Automatic identification of evolutionary and sequence relationships in large scale protein data using computational and graph-theoretical analyses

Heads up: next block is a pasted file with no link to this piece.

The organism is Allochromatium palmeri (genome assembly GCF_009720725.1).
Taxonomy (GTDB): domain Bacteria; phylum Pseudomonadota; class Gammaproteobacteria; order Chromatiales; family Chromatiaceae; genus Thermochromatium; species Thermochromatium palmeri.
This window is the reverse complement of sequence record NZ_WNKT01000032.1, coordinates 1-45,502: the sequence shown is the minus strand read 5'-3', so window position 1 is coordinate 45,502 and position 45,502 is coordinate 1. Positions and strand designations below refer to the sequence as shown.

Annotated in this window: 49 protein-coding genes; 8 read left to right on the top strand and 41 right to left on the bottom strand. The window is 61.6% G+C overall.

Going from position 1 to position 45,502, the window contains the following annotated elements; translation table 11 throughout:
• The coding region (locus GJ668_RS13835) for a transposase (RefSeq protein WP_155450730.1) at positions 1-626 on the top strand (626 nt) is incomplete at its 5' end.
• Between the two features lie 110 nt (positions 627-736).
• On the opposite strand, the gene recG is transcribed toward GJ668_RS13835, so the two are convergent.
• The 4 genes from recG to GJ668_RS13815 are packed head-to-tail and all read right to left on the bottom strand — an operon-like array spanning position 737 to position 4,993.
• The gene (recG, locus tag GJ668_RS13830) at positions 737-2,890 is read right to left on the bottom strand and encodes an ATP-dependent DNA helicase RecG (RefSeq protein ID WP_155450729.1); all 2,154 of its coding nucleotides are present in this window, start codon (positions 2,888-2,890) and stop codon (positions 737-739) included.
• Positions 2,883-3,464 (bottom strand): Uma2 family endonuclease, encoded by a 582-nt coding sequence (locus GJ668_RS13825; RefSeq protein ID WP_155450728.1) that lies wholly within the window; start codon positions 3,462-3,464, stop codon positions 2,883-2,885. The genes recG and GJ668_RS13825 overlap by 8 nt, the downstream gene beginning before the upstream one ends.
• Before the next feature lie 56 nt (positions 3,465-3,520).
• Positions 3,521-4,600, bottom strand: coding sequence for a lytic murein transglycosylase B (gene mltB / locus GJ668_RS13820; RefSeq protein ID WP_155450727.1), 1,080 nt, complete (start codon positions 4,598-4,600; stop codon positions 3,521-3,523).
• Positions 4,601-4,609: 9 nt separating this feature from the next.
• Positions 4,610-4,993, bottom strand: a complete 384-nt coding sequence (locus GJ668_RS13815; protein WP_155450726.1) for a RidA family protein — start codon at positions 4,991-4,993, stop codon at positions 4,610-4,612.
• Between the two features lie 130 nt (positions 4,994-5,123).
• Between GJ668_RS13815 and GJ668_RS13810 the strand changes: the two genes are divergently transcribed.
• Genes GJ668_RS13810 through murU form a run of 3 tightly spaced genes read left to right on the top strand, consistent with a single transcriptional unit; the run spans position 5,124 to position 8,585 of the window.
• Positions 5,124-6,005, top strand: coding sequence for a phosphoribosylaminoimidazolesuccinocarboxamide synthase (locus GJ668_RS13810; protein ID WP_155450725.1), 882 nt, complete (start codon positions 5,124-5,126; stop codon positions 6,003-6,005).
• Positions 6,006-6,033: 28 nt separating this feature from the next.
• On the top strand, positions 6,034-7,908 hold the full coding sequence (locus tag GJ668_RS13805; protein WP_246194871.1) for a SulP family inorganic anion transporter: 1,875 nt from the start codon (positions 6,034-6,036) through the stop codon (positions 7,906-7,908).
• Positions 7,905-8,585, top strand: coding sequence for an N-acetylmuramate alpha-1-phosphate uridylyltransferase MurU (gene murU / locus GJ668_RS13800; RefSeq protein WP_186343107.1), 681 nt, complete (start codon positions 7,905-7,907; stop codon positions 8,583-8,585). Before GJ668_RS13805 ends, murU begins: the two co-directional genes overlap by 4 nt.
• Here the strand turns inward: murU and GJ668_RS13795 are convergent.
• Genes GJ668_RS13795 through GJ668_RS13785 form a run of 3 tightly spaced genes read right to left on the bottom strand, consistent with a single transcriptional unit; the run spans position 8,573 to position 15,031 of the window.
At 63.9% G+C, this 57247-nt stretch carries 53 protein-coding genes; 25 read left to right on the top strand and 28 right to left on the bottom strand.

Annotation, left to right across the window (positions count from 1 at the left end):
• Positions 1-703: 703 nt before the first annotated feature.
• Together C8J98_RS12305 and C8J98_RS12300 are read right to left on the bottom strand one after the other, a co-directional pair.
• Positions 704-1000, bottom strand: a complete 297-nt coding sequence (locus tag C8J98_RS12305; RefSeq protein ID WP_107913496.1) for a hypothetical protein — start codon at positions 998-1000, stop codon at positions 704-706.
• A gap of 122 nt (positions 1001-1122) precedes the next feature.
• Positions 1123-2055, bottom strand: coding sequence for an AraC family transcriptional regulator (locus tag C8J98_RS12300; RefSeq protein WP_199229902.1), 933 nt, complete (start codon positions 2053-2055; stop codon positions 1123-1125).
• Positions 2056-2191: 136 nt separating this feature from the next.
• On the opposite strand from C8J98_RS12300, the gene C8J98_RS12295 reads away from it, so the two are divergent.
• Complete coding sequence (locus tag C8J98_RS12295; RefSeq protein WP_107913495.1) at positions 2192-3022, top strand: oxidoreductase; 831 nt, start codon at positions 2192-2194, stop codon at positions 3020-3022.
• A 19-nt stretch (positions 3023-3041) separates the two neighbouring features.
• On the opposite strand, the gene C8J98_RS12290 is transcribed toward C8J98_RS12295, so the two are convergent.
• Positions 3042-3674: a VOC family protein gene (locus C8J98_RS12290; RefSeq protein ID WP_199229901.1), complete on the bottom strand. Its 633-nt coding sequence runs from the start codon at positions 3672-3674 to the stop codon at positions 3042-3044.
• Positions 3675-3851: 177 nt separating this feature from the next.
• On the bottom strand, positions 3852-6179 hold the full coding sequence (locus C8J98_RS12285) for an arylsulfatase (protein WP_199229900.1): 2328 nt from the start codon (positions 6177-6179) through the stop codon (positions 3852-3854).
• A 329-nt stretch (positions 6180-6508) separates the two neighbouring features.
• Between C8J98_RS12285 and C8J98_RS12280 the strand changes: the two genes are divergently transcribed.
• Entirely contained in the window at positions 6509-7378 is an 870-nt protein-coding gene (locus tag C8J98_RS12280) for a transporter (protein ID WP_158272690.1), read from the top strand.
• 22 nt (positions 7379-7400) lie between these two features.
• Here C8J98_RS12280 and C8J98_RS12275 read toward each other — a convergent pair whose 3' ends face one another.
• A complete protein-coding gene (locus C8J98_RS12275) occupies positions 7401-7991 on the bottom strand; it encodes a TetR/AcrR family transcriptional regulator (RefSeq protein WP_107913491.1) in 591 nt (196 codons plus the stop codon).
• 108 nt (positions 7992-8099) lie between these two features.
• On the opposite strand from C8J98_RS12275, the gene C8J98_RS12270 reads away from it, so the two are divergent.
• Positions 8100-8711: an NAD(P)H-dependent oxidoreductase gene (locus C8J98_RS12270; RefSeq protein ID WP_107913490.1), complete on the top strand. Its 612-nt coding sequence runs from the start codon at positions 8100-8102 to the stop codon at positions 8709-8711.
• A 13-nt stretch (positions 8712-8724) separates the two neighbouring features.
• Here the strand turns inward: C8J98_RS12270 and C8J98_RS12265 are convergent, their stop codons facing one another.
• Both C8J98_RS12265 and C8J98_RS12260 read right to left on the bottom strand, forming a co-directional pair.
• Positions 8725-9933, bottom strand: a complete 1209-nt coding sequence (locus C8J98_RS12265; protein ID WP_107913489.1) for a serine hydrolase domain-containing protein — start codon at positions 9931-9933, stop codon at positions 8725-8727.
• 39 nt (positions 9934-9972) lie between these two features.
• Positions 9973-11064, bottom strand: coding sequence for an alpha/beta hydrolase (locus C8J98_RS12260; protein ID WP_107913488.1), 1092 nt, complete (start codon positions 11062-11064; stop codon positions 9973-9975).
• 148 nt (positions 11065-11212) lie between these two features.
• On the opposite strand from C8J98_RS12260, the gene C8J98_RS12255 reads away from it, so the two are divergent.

In this study, computational methods are developed for the automatic identification of functional/evolutionary relationships between biomolecular sequences in large and diverse datasets. Different approaches were considered during the development and optimization of the methods. The first approach focused on the expression of gene and protein sequences in high dimensional vector spaces via non-linear embedding. This allowed statistical learning algorithms to be applied on the resulting embeddings in order to cluster and/or classify the sequences. The second approach revised the pairwise similarities between sequences following multiple sequence alignment in order to eliminate the unreliable connections due to remote homology and/or poor alignment. This is achieved by thresholding the pairwise connectivity map over 2 parameters: the inferred evolutionary distances and the number of gapless positions in each pairwise alignment. The resulting connectivity map was disjoint and consisted of clusters of similar proteins. The third and the final approach sought to associate the amino acid sequences with each other over highly conserved/shared sequence segments, as shared sequence segments imply conserved functional or structural attributes. An automated method was developed to identify these segments in large and diverse collections of amino acid sequences, using a combination of sequence alignment, residue conservation scoring and graph-theoretical approaches. The method produces a table of associations between the input sequences and the identified conserved regions that can reveal both new members to the known protein families and entirely new lines. The methods were applied to a dataset composed of 17793 human proteins sequences in order to obtain a global functional relation map. On this map, functional and evolutionary properties of human proteins could be found based on their relationships to the ones bearing functional annotations. The results revealed that conserved regions corresponded strongly to annotated structural domains. This suggests the method can also be useful in identifying novel domains on protein sequences.